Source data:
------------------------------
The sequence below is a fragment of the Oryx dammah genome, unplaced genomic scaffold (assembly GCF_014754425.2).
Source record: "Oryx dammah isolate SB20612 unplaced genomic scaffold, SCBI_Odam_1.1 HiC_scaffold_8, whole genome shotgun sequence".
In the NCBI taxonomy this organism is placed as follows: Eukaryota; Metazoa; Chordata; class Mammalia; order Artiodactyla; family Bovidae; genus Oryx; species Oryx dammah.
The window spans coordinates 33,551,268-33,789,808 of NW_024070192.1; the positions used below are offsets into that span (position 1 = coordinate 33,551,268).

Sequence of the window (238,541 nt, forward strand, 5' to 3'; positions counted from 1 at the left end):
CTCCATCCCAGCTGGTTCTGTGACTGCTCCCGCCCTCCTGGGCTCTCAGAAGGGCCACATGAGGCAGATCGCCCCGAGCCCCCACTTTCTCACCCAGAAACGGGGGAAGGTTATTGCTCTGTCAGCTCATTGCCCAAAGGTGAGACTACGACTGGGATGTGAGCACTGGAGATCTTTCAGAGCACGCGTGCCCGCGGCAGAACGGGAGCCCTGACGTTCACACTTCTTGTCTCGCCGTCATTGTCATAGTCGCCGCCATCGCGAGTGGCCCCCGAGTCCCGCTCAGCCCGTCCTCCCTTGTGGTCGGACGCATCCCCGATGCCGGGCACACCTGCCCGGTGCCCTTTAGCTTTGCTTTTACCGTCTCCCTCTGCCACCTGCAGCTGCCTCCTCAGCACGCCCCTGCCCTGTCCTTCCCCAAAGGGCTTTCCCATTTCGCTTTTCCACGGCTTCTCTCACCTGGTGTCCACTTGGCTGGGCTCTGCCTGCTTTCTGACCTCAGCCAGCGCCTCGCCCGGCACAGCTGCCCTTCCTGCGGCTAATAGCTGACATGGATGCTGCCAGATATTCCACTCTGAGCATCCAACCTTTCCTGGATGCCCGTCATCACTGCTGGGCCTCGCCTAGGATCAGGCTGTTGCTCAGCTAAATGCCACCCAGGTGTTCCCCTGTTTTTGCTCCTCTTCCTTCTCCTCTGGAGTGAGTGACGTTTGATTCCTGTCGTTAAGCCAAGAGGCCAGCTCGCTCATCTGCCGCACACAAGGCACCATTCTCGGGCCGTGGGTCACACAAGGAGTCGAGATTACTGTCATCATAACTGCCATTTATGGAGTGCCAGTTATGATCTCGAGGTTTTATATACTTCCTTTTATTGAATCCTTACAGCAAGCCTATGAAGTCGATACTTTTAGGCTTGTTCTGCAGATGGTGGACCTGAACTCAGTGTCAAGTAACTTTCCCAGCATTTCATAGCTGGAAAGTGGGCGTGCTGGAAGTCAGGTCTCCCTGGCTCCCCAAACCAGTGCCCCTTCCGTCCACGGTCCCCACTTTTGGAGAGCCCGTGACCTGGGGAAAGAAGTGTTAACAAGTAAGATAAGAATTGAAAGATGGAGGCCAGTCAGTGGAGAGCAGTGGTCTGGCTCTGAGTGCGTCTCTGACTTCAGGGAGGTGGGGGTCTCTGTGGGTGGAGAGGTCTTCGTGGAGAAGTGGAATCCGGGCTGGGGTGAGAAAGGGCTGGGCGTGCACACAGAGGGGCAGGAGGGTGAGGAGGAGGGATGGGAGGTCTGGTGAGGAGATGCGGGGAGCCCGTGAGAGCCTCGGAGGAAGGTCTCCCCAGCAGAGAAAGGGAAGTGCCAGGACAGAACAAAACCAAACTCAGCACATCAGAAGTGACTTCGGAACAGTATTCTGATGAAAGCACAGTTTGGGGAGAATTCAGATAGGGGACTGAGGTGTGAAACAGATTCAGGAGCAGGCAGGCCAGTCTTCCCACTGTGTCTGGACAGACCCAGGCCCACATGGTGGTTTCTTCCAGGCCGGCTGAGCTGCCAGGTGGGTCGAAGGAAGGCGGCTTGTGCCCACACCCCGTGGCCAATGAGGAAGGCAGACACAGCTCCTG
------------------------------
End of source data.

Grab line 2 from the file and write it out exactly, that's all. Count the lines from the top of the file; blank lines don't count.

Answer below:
Source record: "Oryx dammah isolate SB20612 unplaced genomic scaffold, SCBI_Odam_1.1 HiC_scaffold_8, whole genome shotgun sequence".